3. keep focused on taking positive and proactive steps towards eating and feeling better instead of having us all hung up on avoiding foods or resisting urges or cravings.

 

So I’ll ask you again:

–> Is your diet random or regular?

 

–> What are your Dietary Big Rocks—those things you are committed to doing every single day that are in line with your desired health and fitness outcomes?

 

 

If you’re still not sure, then it’s time to start by defining your goal(s).

 

After you have your goal(s) defined, then it’s time to consider:

 

  1. a) what your biggest challenges are—the things that might be interfering with your goals, and

 

  1. b) what things might be the MOST helpful in getting your eating more aligned with your desired outcome(s)!

 

Wherever you are in the process, look for the lessons you can learn from your mindset about food and your daily behaviors, make sure to celebrate your small wins, and look for the places where you can make the most impact in your diet without making yourself crazy.

 

 

And on that topic, I’m beginning a 10-week email series called ’10 Steps to a Livable Diet,’ which is a condensed version of the coaching I’ve done in my Get REAL Fit lifestyle coaching group AND my ‘Nourished Mind’ program.

 

The Livable Diet email cover

 

 

If you’re ready to stop chasing your tail and beating your head against yet another diet wall, then maybe you’re ready to try creating a ‘Liveable Diet’ of your own.

 

 

Over the next 10 weeks, I’ll be sharing my 10 steps for ditching the diet mentality for good and creating your own flexible, adaptable and permanently effective ‘Livable Diet.’

 

Sign up here to get my ’10 Steps to a Livable Diet’ email series delivered to you:

http://bit.ly/LivableDiet10Steps

 

 

Each Thursday, I’ll be sending out a single step in the process, with actionable tips and even a cheat sheet to help you start on the path to diet freedom and creating your own adaptable, sustainable, effective Livable Diet.

 

 

FYI: there is ZERO obligation to do anything or purchase anything—it’s purely for educational purposes and I just wanted to make sure you had to opportunity to take part and start tuning up your diet and eating habits RIGHT NOW.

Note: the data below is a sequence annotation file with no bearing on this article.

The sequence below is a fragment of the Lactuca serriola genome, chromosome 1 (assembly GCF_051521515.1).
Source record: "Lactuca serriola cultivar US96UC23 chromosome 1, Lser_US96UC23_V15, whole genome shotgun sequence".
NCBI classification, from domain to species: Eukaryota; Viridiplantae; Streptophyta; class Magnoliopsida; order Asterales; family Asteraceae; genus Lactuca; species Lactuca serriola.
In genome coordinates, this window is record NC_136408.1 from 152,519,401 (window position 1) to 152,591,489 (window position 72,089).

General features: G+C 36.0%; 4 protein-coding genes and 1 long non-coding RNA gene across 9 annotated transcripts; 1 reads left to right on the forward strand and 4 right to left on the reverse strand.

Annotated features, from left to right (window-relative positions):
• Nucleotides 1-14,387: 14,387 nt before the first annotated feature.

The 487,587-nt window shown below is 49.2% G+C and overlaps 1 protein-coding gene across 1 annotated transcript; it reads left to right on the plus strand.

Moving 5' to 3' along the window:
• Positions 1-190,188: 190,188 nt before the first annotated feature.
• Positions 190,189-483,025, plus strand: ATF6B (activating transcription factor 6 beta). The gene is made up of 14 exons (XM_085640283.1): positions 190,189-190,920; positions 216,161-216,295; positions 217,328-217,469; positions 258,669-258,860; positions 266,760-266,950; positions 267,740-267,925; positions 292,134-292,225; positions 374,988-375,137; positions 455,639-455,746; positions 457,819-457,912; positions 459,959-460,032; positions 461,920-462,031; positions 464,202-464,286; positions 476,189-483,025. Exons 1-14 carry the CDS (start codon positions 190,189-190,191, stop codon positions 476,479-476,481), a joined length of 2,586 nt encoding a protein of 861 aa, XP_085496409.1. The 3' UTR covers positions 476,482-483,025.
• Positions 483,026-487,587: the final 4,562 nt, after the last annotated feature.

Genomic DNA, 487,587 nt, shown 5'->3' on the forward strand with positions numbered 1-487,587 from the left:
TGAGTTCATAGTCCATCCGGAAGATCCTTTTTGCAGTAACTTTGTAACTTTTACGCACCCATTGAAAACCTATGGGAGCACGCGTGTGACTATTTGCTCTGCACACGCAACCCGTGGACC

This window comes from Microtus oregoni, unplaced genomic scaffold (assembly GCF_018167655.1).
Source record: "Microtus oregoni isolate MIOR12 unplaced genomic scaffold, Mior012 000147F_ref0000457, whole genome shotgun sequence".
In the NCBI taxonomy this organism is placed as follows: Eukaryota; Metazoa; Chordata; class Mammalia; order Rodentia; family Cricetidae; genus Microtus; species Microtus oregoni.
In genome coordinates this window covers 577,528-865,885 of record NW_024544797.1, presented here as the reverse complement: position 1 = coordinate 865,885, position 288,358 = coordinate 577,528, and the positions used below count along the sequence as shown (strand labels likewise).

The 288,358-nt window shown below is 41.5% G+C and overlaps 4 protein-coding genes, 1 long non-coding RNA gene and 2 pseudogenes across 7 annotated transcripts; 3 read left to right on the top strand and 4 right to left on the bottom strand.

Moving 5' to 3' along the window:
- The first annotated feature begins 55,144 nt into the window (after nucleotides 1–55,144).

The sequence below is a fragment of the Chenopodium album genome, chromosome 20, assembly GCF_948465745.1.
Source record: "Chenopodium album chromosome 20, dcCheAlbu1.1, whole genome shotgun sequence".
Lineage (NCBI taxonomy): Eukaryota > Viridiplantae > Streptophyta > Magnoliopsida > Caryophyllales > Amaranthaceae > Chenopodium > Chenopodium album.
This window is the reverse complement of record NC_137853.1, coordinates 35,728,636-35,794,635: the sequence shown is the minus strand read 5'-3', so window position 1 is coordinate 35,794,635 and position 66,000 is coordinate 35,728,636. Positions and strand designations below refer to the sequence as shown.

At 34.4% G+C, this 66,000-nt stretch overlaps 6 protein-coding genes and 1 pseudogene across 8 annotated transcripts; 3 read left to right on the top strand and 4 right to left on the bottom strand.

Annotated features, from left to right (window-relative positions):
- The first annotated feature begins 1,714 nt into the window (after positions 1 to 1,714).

#TheLivableDiet

#TheNourishedMind

 

Trainer Tip Tuesday: Not sure where to start? Try at the beginning

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Today’s Tip: When you need to make changes, but don’t know where to start, start at the beginning–of your day, that is!

 

 

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Many of the challenges and pitfalls we encounter later in the day with willpower, nutrition, positive thinking/frustration, or exercise can be alleviated–and sometimes totally avoided–by tweaking one behavior, action or procedure you have in the mornings.

 

 

Recently, I was talking with one of my clients about how we can start to tune up her diet by making one impactful change at a time, rather than throwing the baby out with the bathwater and implementing a totally new eating plan (aka: making her follow an arbitrary diet).

 

 

We talked about when in the day she feels her willpower and judgment fade the most, and it was in the evenings after working all day and going to the gym right afterwards.

 

 

By the time she got home, it was game on/insert food here QUICK!!

 

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Which made total sense after we took a look at her food journals from the week before! See, they come in pretty handy 🙂 

 

 

 

It turned out, she was eating very little for breakfast, surviving on coffee until 1 pm, then having whatever she could easily grab for lunch, then white-knuckling through the rest of the afternoon, her class and the drive home.

 

 

So we started at the beginning! Instead of trying to address late-day willpower and cravings issues, we decided to implement one change–to eat a nourishing breakfast.

 

 

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After she did this for a week, the afternoon issues basically solved themselves AND she felt so much better all morning long and started investing in a more nutritious, but easy to grab, lunch, too.

 

 

One simple change at the beginning of the day impacted the next 10-12 hours.

 

 

So if you need to make changes, but don’t know where to start, look at the beginning of your day for possible solutions.

 

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Look at your morning patterns, and think about what’s helpful or unhelpful about your actions.

 

 

Keep your changes simple, test drive them for 7-14 days, and see how making those adjustments works for you!

 

 

Start small, stay consistent, stay tenacious.

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Never underestimate the power of consistent, incremental change.

We are what we repeatedly do. Excellence, then, is not an act, but a habit.

 

#TheNourishedMind
#smallwinsaddup

Log it to lose it! How food journaling gets you to your goals faster.